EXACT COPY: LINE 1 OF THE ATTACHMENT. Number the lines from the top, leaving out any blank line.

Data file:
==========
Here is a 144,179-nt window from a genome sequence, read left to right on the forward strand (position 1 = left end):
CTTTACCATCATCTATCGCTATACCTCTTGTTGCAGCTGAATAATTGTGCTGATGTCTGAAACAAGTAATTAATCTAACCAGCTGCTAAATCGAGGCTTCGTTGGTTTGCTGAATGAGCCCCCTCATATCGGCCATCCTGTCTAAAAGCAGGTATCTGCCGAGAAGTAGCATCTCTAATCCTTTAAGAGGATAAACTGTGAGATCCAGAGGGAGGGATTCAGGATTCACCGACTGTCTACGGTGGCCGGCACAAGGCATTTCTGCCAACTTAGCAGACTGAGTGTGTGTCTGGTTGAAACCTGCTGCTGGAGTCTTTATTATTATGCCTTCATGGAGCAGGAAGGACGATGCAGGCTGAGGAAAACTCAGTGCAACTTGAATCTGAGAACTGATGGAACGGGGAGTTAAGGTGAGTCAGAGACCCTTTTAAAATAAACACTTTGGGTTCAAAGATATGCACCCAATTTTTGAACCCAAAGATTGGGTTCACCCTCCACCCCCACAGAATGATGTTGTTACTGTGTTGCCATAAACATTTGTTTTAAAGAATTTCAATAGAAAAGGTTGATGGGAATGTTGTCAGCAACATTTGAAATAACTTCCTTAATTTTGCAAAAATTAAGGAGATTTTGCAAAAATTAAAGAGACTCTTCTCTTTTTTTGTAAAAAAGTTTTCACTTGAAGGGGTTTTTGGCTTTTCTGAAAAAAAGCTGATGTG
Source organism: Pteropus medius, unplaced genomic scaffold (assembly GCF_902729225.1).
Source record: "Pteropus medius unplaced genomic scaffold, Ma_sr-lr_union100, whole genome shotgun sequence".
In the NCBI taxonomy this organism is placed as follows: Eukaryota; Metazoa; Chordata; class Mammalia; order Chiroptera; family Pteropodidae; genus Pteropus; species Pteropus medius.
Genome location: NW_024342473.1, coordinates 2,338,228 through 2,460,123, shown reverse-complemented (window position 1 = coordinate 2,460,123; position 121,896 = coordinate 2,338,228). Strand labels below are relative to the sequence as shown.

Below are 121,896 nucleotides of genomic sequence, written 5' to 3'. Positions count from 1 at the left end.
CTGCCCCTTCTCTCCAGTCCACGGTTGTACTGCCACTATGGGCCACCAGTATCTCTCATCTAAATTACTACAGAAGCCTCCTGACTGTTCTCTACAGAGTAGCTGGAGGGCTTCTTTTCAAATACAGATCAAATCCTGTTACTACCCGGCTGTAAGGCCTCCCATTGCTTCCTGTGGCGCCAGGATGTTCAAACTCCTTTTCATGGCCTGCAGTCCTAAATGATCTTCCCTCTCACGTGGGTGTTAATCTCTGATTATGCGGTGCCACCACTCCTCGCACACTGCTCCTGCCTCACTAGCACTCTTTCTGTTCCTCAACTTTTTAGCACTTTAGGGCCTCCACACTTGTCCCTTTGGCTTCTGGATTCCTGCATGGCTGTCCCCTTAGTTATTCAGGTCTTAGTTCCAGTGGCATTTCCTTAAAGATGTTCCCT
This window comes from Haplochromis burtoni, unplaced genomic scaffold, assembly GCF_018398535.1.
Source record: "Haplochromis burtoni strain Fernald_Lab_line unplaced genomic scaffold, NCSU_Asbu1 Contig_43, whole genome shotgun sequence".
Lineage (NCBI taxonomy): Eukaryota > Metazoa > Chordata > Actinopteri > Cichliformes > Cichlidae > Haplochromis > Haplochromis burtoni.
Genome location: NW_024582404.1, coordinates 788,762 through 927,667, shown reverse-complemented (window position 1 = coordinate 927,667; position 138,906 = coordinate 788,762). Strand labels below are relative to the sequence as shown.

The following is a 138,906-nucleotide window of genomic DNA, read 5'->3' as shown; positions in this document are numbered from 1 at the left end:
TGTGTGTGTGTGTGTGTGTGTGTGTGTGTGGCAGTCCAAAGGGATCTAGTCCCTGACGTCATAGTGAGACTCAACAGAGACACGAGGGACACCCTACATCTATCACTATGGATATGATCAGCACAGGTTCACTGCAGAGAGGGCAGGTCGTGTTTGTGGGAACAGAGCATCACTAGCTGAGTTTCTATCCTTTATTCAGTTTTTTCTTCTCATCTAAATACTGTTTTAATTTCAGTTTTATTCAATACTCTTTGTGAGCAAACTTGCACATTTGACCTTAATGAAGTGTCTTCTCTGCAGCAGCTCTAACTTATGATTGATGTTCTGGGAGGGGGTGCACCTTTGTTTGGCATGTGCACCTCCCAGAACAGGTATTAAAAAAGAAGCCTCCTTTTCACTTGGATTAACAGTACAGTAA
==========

Here is a 144,179-nt window from a genome sequence, read left to right on the forward strand (position 1 = left end):